A prospective observational study evaluated the test characteristics of the FAST examination to detect any amount of fluid as well as clinically significant fluid in pediatric patients who suffered blunt abdominal trauma.24 Test characteristics for detection of significant intra-abdominal fluid show a sensitivity of 52% and a specificity of 96%. Clinically significant fluid was defined as moderate free fluid on abdominal CT scans or if patients went directly to the operating room for intra-abdominal injury. When evaluating the test characteristics of the FAST for detection of any intraperitoneal fluid the sensitivity dropped to 20%, while the specificity remained high at 98%. These data suggest that the FAST exam is useful when positive; however, when it is negative, it does not exclude the presence of intra-abdominal injury.
The clinical utility of the FAST exam as a screening tool that can potentially decrease the use of CT is not addressed in the pediatric trauma literature. But as in adults, the FAST exam is very sensitive for hemoperitoneum in pediatric patients who are hypotensive as the result of intraperitoneal blood loss.25
The E-FAST or “extended” FAST examination includes evaluation of the lungs for pneumothorax. Use of the E-FAST examination has been well established in adults (see Chapter 5, “Trauma”). Ultrasound evaluation for pneumothorax has been shown to be more sensitive (98%) than a supine chest radiograph (76%) in adult trauma patients, when compared to CT as the gold standard.29 A case report from a neonatal special care nursery had a similar finding.30 The E-FAST examination can be performed at the bedside in 3 minutes or less31,32 and is easily repeatable.
An extended point-of-care ultrasound examination is indicated in children with:
Significant abdominal or thoracic trauma
Patients with unexplained hypotension
Patients with altered mental status
Significant Abdominal or Thoracic Trauma
A complete E-FAST exam should be performed on all pediatric patients with significant blunt or penetrating thoracoabdominal trauma as part of the secondary survey. In hemodynamically unstable pediatric trauma patients, the E-FAST examination may rapidly identify an abdominal or thoracic source of hypotension and assist with decision making regarding timing of diagnostic testing versus operative intervention. The abdominal portion of the E-FAST exam has the best test performance in children who are hemodynamically unstable with significant hemoperitoneum.25 If free intraperitoneal fluid is identified, and the patient remains hypotensive after a bolus of IV fluid, the decision to perform exploratory laparotomy should be considered. If the patient stabilizes with a fluid bolus, abdominal CT scanning may be considered to guide selective laparotomy.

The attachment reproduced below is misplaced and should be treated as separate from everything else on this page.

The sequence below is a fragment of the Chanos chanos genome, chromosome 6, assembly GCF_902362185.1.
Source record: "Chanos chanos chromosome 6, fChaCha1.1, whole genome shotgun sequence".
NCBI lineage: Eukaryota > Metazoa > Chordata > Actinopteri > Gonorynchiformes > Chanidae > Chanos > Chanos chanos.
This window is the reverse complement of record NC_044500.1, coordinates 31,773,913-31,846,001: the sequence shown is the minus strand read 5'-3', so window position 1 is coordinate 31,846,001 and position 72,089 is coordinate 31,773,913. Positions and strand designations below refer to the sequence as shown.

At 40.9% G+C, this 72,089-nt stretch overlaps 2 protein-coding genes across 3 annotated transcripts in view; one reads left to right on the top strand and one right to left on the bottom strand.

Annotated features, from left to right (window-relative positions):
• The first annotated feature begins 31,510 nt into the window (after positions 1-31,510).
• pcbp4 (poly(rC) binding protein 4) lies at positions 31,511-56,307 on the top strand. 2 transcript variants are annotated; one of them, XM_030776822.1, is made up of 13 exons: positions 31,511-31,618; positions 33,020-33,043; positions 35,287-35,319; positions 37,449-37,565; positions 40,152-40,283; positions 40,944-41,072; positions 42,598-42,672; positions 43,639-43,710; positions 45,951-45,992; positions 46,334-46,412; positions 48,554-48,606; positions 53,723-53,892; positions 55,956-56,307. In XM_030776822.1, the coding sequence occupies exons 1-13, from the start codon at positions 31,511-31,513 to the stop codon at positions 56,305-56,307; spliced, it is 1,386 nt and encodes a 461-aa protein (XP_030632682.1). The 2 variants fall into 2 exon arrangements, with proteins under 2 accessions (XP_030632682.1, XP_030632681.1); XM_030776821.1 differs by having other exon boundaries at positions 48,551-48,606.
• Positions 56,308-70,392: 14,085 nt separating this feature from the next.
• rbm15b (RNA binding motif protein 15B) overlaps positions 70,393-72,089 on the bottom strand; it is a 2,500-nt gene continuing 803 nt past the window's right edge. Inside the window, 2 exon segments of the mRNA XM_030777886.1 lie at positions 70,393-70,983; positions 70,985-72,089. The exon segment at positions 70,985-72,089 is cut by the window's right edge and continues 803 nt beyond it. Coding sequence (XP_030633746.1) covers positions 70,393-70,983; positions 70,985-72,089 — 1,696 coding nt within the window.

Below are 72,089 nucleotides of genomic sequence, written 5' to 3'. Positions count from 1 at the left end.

The E-FAST examination may also allow for prioritization of imaging studies in hemodynamically stable patients after initial evaluation and resuscitation. Patients with positive E-FAST examinations are typically triaged to abdominal CT with greater expediency than those patients with normal E-FAST examinations. E-FAST may also be useful in evaluating alert, hemodynamically stable pediatric trauma patients without abdominal tenderness, who would otherwise not routinely undergo abdominal CT, and who may occasionally have intraabdominal injuries.
In hemodynamically stable patients, the information provided by a negative E-FAST examination may be sufficient for the clinician to decide against abdominal CT.8,23 It may be prudent to admit such patients for observation and serial ultrasound and physical exams. Patients who are hemodynamically stable and have a negative E-FAST examination should undergo abdominal CT scanning if they demonstrate peritoneal signs, abdominal distention, seat belt abrasion, hematuria, or persistent tachycardia.
The E-FAST examination is also indicated in pediatric patients with penetrating trauma. The main benefit of using the E-FAST exam in penetrating thoracoabdominal trauma is not necessarily to rule out injury and avoid CT scanning, but to quickly identify which body cavity is injured to guide the sequence of surgical exploration or management.
The FAST examination was designed to assess the three primary dependent areas of the peritoneal cavity (right upper quadrant, left upper quadrant, and pelvis) along with the thoracic cavity. The location of the fluid depends primarily on the source of the bleeding, but may be affected by the position of the patient. For the purpose of understanding the anatomy as it relates to the FAST examination, the abdomen is divided into quadrants by the mesentery of the transverse colon horizontally and by the spine vertically (see Figure 5-6A). Relevant anatomy needs to be identified in order to evaluate for surrounding intra-abdominal, thoracic, or pericardial fluid. There are some pediatric considerations, which are discussed below.